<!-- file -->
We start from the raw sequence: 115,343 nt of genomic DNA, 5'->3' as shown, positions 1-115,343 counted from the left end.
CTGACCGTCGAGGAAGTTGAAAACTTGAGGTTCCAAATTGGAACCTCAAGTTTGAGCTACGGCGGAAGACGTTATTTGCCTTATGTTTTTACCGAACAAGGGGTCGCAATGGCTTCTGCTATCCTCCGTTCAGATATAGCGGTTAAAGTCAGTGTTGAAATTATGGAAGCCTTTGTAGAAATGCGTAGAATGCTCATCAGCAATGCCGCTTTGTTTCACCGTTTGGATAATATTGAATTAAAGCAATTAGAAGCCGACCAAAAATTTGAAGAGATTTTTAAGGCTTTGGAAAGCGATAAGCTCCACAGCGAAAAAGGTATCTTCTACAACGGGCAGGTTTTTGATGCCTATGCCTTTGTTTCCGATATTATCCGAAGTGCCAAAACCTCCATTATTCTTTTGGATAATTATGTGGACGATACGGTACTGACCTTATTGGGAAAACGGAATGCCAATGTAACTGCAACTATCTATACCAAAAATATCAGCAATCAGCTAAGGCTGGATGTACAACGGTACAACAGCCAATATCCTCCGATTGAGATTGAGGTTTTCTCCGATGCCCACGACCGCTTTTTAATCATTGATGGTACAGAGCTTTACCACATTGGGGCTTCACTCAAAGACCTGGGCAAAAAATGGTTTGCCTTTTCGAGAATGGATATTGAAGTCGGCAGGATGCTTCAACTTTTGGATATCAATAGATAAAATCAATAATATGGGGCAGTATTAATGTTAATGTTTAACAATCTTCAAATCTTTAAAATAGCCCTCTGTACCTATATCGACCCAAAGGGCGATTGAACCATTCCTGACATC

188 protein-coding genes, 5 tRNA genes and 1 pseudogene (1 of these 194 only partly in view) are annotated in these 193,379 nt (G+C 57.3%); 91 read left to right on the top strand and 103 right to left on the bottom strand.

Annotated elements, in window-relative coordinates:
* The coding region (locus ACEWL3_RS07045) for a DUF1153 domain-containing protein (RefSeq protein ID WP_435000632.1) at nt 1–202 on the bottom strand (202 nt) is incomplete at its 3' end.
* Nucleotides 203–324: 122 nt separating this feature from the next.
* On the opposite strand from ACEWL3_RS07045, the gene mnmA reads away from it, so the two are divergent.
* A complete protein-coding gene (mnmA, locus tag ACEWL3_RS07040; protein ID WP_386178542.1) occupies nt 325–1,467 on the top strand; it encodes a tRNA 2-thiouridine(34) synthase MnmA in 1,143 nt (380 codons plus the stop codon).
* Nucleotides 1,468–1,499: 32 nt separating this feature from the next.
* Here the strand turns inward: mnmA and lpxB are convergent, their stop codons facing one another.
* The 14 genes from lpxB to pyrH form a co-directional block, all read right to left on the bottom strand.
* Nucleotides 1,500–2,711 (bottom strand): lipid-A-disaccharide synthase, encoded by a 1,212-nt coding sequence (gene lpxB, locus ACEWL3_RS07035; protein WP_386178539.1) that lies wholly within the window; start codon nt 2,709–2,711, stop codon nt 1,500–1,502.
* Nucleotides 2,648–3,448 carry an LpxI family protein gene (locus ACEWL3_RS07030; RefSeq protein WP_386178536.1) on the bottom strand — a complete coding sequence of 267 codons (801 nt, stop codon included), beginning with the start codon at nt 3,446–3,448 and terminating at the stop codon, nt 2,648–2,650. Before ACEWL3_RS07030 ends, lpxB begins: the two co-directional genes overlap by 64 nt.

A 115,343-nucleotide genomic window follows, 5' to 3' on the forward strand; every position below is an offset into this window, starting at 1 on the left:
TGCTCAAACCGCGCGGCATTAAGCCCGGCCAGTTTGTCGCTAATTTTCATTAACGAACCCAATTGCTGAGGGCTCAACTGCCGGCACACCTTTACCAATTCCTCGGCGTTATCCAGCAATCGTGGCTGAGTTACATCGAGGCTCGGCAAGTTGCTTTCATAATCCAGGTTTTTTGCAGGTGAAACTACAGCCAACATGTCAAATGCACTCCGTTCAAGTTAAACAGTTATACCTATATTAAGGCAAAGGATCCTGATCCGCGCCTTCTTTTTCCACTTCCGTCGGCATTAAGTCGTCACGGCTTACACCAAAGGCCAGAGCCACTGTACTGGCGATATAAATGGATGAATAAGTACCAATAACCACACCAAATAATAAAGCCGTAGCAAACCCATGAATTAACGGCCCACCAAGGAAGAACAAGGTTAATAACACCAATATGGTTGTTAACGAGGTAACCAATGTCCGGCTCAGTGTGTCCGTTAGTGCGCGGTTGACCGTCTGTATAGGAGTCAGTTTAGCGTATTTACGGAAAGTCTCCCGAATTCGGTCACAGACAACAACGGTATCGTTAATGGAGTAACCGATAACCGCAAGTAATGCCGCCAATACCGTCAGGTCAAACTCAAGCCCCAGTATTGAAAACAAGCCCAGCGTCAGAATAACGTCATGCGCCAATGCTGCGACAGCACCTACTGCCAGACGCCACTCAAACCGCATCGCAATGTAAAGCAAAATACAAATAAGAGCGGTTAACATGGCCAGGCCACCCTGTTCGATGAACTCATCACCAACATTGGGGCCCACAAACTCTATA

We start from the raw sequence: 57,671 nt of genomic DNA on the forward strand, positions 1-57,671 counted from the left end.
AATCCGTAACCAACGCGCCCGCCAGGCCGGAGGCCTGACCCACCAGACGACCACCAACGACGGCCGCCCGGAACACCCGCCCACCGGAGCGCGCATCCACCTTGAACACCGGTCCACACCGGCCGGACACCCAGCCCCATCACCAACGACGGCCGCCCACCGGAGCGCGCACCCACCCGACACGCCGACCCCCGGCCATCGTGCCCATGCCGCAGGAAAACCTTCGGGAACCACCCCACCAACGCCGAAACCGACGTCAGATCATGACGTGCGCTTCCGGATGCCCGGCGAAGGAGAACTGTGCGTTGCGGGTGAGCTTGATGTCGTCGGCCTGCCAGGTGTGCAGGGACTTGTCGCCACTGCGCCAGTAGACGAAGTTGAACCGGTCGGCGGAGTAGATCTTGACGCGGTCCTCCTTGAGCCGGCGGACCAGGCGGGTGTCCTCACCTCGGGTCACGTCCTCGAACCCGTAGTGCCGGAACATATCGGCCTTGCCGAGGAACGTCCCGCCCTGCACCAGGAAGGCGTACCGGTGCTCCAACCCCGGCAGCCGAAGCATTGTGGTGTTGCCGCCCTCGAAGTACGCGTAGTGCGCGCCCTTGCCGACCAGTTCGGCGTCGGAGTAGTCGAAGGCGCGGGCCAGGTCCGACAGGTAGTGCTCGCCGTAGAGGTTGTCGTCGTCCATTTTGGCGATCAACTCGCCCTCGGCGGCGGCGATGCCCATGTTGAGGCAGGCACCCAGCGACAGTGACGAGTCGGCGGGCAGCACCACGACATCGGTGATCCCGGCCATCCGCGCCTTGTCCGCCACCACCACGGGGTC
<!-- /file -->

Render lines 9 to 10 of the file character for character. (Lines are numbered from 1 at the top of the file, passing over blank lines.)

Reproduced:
* Nucleotides 1,468–1,499: 32 nt separating this feature from the next.
* Here the strand turns inward: mnmA and lpxB are convergent, their stop codons facing one another.